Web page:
THE day after police forcefully broke up peaceful candlelight vigils held on 1 Aug 2010 against the Internal Security Act (ISA), and arrested 36 people in Petaling Jaya and Penang, I followed a debate on Twitter. It was between a young lawyer and a Barisan Nasional (BN) Member of Parliament (MP). The gist of their positions was this:
BN MP: It’s not okay to break the law, in this case the Police Act, which regulates public assembly, to protest another law that you disagree with, the ISA.
Young lawyer: Civil disobedience, in this case, the breaking of one unjust law to protest another unjust law, is okay.
Can one wrong be used to correct another? Should bad laws be obeyed? Is this even a concept that the BN understands?
Politicising human rights
The argument, as with most debates on Twitter, went nowhere. The young lawyer recalled apartheid in South Africa, the murder of Jews in Nazi Germany, and racial segregation in the US as examples of unjust laws which should, and were, opposed. The MP retorted that Malaysia could not be compared to those states which were “tyrannies”. The MP suggested that people ought to accept the Police Act as it was the law, and leave the courts to decide whether the Act contravened the Federal Constitution’s guarantee on freedom of assembly.
The argument finally hit a wall when the MP said the lawyer was politicising the issue. The lawyer denied this and said it was the MP who had politicised it first.
These days, that’s how ideological discourse in Malaysia ends. Whatever is pro-reform, supports human rights, and calls for more freedom and transparency smacks of an opposition agenda. And the opposition does indeed politicise such issues, which is not always helpful in public education about civil liberties.
That said, not everyone who supports having more civil liberties is pro-opposition. And this strikes me as too nuanced a notion for many BN politicians to grasp – that one can be pro-human rights but nonpartisan as well. It is as nuanced as saying that what is unlawful is not necessarily wrong. Indeed, the law doesn’t necessarily or always uphold what is right or just or good.
It is easier for the ruling party to lump civil society and the opposition together than to see beyond politics to the core of unjust laws like the ISA and the Police Act. For certain, it’s also in the BN’s interest to not admit that indefinite detention without trial is inhuman, and that the Police Act violates Article 10(1) of the Federal Constitution on the right to peaceful assembly.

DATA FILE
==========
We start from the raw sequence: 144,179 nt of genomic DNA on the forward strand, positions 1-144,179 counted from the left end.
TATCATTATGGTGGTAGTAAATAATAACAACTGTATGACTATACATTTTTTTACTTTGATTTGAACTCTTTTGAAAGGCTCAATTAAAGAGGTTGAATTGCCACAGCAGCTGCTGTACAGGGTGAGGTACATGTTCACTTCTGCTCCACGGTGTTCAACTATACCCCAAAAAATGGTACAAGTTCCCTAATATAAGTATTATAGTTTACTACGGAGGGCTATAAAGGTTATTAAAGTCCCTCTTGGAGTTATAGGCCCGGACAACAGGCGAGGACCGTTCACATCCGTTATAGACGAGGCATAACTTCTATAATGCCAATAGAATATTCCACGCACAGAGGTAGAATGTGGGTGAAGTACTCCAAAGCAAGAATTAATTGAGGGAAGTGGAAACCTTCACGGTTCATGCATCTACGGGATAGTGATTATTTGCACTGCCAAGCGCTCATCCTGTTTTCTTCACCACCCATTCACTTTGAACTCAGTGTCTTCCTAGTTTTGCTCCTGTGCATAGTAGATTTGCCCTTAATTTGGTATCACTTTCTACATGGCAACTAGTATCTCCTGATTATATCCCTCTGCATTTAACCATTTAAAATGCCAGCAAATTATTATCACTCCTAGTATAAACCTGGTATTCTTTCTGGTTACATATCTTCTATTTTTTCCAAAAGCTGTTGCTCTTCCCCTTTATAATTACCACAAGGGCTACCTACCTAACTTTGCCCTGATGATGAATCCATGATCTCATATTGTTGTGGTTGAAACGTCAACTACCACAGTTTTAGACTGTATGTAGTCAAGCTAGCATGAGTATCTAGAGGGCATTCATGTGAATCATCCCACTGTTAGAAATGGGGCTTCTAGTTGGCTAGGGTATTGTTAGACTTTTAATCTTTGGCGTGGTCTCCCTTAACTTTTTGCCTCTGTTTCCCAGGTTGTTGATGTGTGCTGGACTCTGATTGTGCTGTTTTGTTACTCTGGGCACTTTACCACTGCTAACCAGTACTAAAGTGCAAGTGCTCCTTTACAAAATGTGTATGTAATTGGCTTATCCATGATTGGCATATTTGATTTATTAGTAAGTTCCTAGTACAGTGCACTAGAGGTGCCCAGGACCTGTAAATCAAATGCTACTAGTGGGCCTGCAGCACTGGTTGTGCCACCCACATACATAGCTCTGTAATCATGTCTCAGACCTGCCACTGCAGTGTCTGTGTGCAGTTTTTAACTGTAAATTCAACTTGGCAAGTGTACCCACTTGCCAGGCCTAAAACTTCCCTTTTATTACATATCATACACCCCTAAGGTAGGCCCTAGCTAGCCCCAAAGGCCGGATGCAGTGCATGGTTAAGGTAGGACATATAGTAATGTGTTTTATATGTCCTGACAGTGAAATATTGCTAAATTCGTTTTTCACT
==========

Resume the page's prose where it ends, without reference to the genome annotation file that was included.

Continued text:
What those in power fail to remember, or are selectively ignoring and even demonising, is the moral imperative of civil disobedience. The modern world is founded on rebellions against unjust laws and systems. The French Revolution was a rebellion against centuries of monarchic rule. The Protestant Reformation against the Catholic church’s greed and corruption. The Iranian Revolution toppled a repressive shah and ushered in an Islamic resurgence that influenced other parts of the world, including Malaysia.
Throughout history, challenges to the status quo have always begun with the act of one or a few persons following their conscience. William Wilberforce, the British MP who campaigned against slavery. Dietrich Bonhoeffer, a Christian minister who plotted Hitler’s assassination because he saw it necessary to oppose such evil. Rosa Parks, who defied segregation laws and sparked off mass protests in the US civil rights movement.
Closer to our region, José Rizal was executed for writing social commentaries and novels that inspired dissent among Filipinos against their Spanish colonisers. Mahatma Gandhi led India to independence by non-violently resisting the British. More recently, in 2007, Buddhist monks in Burma marched, at great peril to themselves, in protest against the military junta.